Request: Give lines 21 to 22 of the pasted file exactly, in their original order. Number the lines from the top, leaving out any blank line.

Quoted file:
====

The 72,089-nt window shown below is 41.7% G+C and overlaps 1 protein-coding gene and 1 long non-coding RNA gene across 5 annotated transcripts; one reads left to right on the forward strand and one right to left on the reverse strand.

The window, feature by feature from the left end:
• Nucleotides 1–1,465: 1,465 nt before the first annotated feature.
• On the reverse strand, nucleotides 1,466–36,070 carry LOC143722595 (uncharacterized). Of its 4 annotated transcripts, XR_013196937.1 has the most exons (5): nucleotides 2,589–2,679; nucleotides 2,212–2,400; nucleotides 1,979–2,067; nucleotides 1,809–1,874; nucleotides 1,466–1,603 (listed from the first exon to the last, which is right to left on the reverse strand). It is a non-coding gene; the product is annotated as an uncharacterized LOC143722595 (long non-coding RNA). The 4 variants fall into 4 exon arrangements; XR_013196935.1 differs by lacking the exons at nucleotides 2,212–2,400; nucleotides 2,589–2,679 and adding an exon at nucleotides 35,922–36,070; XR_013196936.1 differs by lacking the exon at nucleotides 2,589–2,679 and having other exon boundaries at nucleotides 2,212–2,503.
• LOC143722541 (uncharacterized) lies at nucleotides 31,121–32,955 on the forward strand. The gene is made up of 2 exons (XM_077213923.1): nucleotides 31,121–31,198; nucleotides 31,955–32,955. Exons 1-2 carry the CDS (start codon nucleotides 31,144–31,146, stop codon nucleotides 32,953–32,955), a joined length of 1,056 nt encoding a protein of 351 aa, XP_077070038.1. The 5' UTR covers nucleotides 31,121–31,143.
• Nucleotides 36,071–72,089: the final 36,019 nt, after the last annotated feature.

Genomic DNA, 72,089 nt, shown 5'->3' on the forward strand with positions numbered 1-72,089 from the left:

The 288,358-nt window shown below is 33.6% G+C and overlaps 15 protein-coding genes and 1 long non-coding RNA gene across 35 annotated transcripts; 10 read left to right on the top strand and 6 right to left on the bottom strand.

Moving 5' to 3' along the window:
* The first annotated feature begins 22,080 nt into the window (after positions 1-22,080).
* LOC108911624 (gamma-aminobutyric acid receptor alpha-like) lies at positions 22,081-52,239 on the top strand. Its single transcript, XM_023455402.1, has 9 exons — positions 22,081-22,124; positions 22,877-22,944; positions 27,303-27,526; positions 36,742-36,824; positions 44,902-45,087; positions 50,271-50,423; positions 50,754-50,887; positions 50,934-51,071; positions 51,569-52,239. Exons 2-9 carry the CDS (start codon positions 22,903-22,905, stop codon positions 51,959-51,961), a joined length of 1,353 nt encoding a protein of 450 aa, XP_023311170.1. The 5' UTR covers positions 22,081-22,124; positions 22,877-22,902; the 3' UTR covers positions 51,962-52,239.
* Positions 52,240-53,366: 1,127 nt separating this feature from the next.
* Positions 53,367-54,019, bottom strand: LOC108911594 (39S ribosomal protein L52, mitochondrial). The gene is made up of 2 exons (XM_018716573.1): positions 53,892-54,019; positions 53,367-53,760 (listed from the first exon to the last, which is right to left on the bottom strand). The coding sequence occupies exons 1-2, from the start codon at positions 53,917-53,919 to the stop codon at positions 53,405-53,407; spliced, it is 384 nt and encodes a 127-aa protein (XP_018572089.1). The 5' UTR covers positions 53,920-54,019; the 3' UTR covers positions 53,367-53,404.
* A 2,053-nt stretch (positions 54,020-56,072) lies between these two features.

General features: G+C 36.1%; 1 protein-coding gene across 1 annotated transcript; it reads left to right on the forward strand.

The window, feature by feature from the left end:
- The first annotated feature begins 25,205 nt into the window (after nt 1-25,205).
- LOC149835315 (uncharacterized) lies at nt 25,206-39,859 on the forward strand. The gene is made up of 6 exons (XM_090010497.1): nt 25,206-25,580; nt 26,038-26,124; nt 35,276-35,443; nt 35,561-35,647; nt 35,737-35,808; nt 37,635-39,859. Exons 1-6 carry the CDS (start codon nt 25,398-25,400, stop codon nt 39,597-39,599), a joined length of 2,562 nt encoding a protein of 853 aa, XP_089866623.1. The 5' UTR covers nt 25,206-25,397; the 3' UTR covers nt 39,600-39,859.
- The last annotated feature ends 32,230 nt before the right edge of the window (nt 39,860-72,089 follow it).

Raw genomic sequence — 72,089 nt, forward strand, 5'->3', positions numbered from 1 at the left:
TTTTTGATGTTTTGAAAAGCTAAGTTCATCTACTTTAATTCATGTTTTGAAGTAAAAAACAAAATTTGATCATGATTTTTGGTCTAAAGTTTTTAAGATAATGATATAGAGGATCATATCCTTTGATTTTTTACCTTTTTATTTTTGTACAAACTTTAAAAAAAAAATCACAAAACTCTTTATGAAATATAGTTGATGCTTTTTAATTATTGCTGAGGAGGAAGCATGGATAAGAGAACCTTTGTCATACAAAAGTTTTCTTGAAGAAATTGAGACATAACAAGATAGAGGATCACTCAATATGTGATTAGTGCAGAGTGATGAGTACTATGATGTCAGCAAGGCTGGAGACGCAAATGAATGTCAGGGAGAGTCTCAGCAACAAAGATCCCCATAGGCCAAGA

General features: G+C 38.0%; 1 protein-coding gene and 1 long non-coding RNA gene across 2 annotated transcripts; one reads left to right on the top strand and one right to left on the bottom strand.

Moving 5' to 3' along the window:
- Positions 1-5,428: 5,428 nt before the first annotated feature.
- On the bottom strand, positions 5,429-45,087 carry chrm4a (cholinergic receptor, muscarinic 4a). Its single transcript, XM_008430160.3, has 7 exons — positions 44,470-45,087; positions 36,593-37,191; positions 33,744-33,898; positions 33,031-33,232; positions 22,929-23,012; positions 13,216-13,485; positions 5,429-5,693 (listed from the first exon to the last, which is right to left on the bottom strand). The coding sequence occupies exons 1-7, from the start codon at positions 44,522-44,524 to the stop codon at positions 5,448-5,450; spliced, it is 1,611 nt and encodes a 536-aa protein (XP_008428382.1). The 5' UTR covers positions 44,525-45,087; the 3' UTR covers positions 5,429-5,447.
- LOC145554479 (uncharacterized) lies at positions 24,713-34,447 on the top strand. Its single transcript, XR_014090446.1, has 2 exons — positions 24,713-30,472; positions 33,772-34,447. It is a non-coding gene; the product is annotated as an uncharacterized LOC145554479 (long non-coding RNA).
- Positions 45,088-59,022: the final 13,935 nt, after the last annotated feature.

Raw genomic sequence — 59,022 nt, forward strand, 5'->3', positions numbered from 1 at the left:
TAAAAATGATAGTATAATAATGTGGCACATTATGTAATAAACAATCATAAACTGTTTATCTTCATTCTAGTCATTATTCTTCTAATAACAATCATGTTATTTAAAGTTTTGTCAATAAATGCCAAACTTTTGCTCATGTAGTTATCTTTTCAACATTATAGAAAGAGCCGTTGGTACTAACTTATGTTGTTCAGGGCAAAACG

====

TTTTTGATGTTTTGAAAAGCTAAGTTCATCTACTTTAATTCATGTTTTGAAGTAAAAAACAAAATTTGATCATGATTTTTGGTCTAAAGTTTTTAAGATAATGATATAGAGGATCATATCCTTTGATTTTTTACCTTTTTATTTTTGTACAAACTTTAAAAAAAAAATCACAAAACTCTTTATGAAATATAGTTGATGCTTTTTAATTATTGCTGAGGAGGAAGCATGGATAAGAGAACCTTTGTCATACAAAAGTTTTCTTGAAGAAATTGAGACATAACAAGATAGAGGATCACTCAATATGTGATTAGTGCAGAGTGATGAGTACTATGATGTCAGCAAGGCTGGAGACGCAAATGAATGTCAGGGAGAGTCTCAGCAACAAAGATCCCCATAGGCCAAGA

General features: G+C 38.0%; 1 protein-coding gene and 1 long non-coding RNA gene across 2 annotated transcripts; one reads left to right on the top strand and one right to left on the bottom strand.